THE PALLID WREATH
SOMEHOW I cannot let it go yet, funeral though it is,
Let it remain back there on its nail suspended,
pink, blue, yellow, all blanch'd, and the white now gray
One wither'd rose put years ago for
thee, dear friend;
But I do not forget thee. Hast thou then faded?
Is the odor exhaled? Are the colors,
No, while memories subtly play the past vivid as ever;
For but last night I woke, and in
that spectral ring saw
Thy smile, eyes, face, calm, silent, loving as ever;
So let the wreath hang still
awhile within my eye-reach,
It is not yet dead to me, nor even pallid.
AN ENDED DAY
THE soothing sanity and blitheness of completion,
The pomp and hurried contest-glare and rush are
Now triumph! transformation! jubilate!2
ANOTHER NOTE. "He went out with the tide and the sunset," was a phrase I heard from a surgeon
describing an old sailor's death under peculiarly gentle conditions.
During the Secession War, 1863 and '4, visiting the Army Hospitals around Washington, I form'd the
habit, and continued it to the end, whenever the ebb or flood tide began the latter part of the day, of
punctually visiting those at that time populous wards of suffering men. Somehow (or I thought so) the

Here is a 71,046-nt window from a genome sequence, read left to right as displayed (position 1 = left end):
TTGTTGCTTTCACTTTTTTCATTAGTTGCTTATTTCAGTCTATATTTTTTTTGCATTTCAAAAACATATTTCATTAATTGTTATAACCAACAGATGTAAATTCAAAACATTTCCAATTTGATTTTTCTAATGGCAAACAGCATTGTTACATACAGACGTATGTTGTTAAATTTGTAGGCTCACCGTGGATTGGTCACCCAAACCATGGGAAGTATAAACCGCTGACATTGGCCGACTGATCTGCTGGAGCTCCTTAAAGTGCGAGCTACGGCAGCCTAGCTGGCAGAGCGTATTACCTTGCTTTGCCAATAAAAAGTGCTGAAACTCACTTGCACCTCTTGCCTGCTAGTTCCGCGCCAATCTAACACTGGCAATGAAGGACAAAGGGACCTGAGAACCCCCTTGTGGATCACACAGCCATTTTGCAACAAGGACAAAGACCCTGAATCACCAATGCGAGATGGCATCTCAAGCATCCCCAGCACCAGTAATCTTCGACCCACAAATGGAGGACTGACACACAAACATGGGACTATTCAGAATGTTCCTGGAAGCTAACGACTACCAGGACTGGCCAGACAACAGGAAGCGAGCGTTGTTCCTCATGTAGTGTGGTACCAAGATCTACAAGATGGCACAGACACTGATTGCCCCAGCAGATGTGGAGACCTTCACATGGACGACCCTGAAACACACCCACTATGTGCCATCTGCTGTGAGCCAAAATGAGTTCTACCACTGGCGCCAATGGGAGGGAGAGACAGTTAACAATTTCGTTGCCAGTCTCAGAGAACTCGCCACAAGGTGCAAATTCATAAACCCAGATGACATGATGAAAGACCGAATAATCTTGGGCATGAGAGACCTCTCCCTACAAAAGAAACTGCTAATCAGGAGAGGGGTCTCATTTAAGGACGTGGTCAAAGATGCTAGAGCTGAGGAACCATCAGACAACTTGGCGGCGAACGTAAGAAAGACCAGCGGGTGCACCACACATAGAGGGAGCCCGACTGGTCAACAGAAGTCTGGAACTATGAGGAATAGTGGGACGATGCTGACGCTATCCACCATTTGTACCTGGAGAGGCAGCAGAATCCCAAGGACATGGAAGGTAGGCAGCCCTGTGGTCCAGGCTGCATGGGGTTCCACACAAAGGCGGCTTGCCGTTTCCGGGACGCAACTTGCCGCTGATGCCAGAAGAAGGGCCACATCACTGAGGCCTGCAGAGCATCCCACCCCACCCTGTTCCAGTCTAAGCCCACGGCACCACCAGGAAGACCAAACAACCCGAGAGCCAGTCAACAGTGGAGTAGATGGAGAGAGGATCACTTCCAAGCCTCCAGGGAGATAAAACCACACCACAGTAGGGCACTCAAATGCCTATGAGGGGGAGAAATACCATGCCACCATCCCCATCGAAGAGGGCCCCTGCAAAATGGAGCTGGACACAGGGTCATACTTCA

effect of the hour was palpable. The badly wounded would get some ease, and would like to talk a little,
or be talk'd to. Intellectual and emotional natures would be at their best: Deaths were always easier; medicines
seem'd to have better effect when given then, and a lulling atmosphere would pervade the wards.
Similar influences, similar circumstances and hours, day-close, after great battles, even with all their
horrors. I had more than once the same experience on the fields cover'd with fallen or dead.
OLD AGE'S SHIP & CRAFTY DEATH'S
FROM cast and west across the horizon's edge,
Two mighty masterful vessels sailers steal upon us:
we'll make race a-time upon the seas a battle-contest
yet! bear lively there!
(Our joys of strife and
derring-do to the last!)
Put on the old ship all her power to-day!
Crowd top-sail, top-gallant and royal studding-
Out challenge and defiance flags and flaunting pennants
As we take to the open! take to
the deepest, freest waters.
TO THE PENDING YEAR
HAVE I no weapon-word for thee some message brief and
(Have I fought out and done indeed
the battle?) Is there no
For all thy affectations, lisps, scorns, manifold silliness?
Nor for myself
my own rebellious self in thee?
Down, down, proud gorge! though choking thee;
Thy bearded throat and high-borne forehead to the
Crouch low thy neck to eleemosynary gifts.
I DOUBT it not then more, far more;
In each old song bequeath'd in every noble page or text,
something unreck'd before some unsuspected
In every object , mountain, tree, and star
in every birth and
As part of each evolv'd from each meaning, behind the
cipher waits infolded.